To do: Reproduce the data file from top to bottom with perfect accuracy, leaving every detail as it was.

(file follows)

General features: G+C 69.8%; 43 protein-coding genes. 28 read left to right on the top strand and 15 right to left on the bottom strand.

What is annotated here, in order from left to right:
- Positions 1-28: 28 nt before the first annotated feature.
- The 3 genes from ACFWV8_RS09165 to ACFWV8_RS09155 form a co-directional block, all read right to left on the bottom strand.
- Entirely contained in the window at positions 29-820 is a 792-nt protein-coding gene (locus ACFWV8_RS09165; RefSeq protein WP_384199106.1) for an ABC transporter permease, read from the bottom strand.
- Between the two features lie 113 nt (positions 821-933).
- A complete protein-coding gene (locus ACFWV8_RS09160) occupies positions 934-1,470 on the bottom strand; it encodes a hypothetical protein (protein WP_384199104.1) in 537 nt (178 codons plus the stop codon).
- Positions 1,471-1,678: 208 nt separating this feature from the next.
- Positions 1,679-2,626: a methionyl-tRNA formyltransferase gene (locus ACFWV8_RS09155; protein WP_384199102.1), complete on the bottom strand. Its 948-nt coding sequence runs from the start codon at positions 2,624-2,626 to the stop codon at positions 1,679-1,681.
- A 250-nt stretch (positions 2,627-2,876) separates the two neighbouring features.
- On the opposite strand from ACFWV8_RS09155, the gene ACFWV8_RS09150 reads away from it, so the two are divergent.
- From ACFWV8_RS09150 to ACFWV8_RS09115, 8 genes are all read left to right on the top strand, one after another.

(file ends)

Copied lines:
General features: G+C 69.8%; 43 protein-coding genes. 28 read left to right on the top strand and 15 right to left on the bottom strand.

What is annotated here, in order from left to right:
- Positions 1-28: 28 nt before the first annotated feature.
- The 3 genes from ACFWV8_RS09165 to ACFWV8_RS09155 form a co-directional block, all read right to left on the bottom strand.
- Entirely contained in the window at positions 29-820 is a 792-nt protein-coding gene (locus ACFWV8_RS09165; RefSeq protein WP_384199106.1) for an ABC transporter permease, read from the bottom strand.
- Between the two features lie 113 nt (positions 821-933).
- A complete protein-coding gene (locus ACFWV8_RS09160) occupies positions 934-1,470 on the bottom strand; it encodes a hypothetical protein (protein WP_384199104.1) in 537 nt (178 codons plus the stop codon).
- Positions 1,471-1,678: 208 nt separating this feature from the next.
- Positions 1,679-2,626: a methionyl-tRNA formyltransferase gene (locus ACFWV8_RS09155; protein WP_384199102.1), complete on the bottom strand. Its 948-nt coding sequence runs from the start codon at positions 2,624-2,626 to the stop codon at positions 1,679-1,681.
- A 250-nt stretch (positions 2,627-2,876) separates the two neighbouring features.
- On the opposite strand from ACFWV8_RS09155, the gene ACFWV8_RS09150 reads away from it, so the two are divergent.
- From ACFWV8_RS09150 to ACFWV8_RS09115, 8 genes are all read left to right on the top strand, one after another.